Home Tab design challenge voting
The Mozilla Labs Home Tab Design Challenge has moved on to its second round of voting. “In the second round we will once again ask the wider community to cast their vote — this time on three randomly selected concepts out of the top 10. Voting will be open until midnight March 1st. If you participated in the first round, you can use your log in for the second round voting. And to say ‘thank you’ again, all registered voters in the second round have a chance to be one of five lucky people to get a fat Mozilla swag-pack (this is independent from the five swag bags from the first round).” Head over to Mozilla Labs and vote now!
Resource Packages specification
Alexander Limi has posted an update about the Resource Package specification, which has “gone through multiple rounds of refinement and improvements, and is now ready to be handed off for an initial implementation in Firefox and other browsers. Resource Packages provide a backwards-compatible, simple, efficient way to bundle up resources in a single file to make transfers faster and reduce HTTP overhead.” For further details, see Limi’s blog post, the dev.platform thread, and the Resource Package specification.
Testers wanted: Thunderbird 3.1b1
The Mozilla Messaging team is looking for help. “We are going to release Lanikai (Thunderbird) 3.1b1. I’m looking for volunteers to work on a complete test using litmus.” To participate, send email to ludovic-at-mozillamessaging.com, telling him which OS you would use to participate and three areas you would like to test. See the original post for the list of areas that need testing.
Jetpack project status
The Jetpack team made plans for a cadenced reboot release cycle: Three weeks for development followed by at least another week for debugging, triage, doc and blog writing, preparation for release. “The purpose of the first reboot release is to demonstrate the framework Atul has built. It won’t offer any high-level friendly APIs, but it can be used to build honest-to-goodness extensions.” The target release date for 0.1 is March 1st, after which the team will do releases every month or so, with more high-level APIs introduced in each.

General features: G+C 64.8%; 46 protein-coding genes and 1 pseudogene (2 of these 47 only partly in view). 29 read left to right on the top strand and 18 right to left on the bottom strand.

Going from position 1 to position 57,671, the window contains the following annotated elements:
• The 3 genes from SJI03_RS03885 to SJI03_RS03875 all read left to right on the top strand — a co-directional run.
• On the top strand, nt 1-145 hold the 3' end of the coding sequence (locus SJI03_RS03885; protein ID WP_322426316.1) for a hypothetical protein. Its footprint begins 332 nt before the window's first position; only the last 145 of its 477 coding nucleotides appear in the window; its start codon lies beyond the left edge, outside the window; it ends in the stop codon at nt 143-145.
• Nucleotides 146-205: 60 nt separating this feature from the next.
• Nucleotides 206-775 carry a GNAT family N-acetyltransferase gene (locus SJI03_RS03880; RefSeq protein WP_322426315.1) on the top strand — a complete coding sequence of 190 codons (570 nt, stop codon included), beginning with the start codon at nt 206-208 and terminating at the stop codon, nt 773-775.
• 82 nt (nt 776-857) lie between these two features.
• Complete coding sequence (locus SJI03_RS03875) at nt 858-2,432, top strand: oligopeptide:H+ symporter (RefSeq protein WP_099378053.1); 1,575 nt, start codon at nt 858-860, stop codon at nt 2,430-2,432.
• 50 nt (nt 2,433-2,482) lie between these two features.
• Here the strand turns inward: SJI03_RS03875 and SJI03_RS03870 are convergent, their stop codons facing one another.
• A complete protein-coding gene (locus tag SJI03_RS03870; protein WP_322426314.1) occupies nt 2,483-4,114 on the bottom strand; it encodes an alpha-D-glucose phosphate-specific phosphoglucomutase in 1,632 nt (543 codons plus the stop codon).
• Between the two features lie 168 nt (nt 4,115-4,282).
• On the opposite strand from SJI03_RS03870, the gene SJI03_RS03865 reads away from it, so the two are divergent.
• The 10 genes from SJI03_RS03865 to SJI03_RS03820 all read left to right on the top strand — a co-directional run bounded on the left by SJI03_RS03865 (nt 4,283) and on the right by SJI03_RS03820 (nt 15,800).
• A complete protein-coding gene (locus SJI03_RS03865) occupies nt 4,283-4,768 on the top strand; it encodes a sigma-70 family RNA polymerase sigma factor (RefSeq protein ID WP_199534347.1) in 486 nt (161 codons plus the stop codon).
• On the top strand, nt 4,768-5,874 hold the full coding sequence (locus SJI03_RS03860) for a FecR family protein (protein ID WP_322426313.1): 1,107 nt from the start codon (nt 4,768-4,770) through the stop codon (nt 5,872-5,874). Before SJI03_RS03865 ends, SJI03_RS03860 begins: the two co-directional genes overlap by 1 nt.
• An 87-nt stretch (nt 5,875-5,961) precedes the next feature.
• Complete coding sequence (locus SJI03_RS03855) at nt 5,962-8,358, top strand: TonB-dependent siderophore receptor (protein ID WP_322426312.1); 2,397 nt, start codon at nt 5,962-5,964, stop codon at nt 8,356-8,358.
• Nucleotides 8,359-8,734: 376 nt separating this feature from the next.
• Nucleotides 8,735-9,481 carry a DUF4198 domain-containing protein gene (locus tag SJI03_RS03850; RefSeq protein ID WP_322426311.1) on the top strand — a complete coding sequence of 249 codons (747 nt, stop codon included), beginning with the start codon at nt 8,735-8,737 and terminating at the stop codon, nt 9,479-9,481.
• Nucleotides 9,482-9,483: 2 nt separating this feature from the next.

Refining the Mozilla.org homepage
Tara Shahian is looking for feedback on a proposed plan to reorganize the Mozilla.org homepage. “Last week John Slater held a brown bag to begin discussions around reorganizing the Mozilla web universe. As part of this proposed plan, mozilla.org would become the central hub connecting all other sites…meaning that mozilla.org will play a much bigger role in telling the story of Mozilla, who we are, and why we’re here as an organization. To do this, we’re working with the Foundation, and the community, to refine mozilla.org’s homepage with a light redesign — making sure that the appropriate content is captured and presented in the best possible way.” Tara is specifically looking for your thoughts on: “What is the key content?”, “What are the calls to action?”, and “What does mozilla.org mean to you?” Head over to Tara’s weblog to take part in the discussion.
Updating add-ons for SeaMonkey 2
The AMO team has posted an article about Extensions support in SeaMonkey 2 on the Mozilla Developer Center. “SeaMonkey 2 is a big improvement from previous releases in terms of add-on support, and Firefox extension developers will find that it’s easy, sometimes trivial, to add support for SeaMonkey in their extensions.”
Jetpack for Learning, phase 3
The Jetpack for Learning Design Challenge has moved into Phase 3 in which work will continue on the ten successful projects from Phase 2, culminating in the Design Camp at SXSW on March 10-12. Brian King has posted the list of projects that have been chosen and other information about the Challenge on his weblog.
Mozilla BiH logo contest!
“If you’re a graphic designer looking to get involved with Mozilla, here’s an excellent opportunity: the Mozilla Community of Bosnia and Herzegovina needs a new logo and has launched a contest in conjunction with the Creative Collective to help make it happen. Kerim Kalamujic has posted the details on the Mozilla BiH site, so be sure to check that out if you’re interested.”
Mozilla Philippines community
Gen Kanai writes, “In the span of a few months, the brand new Mozilla community in the Philippines is active and ambitious. A new Mozilla Philippines Community website, Five Years of Firefox in Manila, and check out the 2010 plans they have for promoting Firefox and Mozilla in the Philippines here: Mozilla Philippines Community 2010 Kick-Off.” There are also photos from the community’s kick-off meeting, where it looks like everyone was having a lot of fun.
For an up-to-date list of the coming week’s Mozilla project meetings and events, please see the Mozilla Community Calendar wiki page. Notes from previous meetings are linked to through the Calendar as well.
about:mozilla is by, for and about the Mozilla community, focusing on major news items related to all aspects of the Mozilla Project. The newsletter is written by Deb Richardson and is published every Tuesday morning.
If you have any news, announcements, events, or software releases you would like to have included in our next issue, please send them to: about-mozilla[at]mozilla.com.
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23 Feb 2010 deb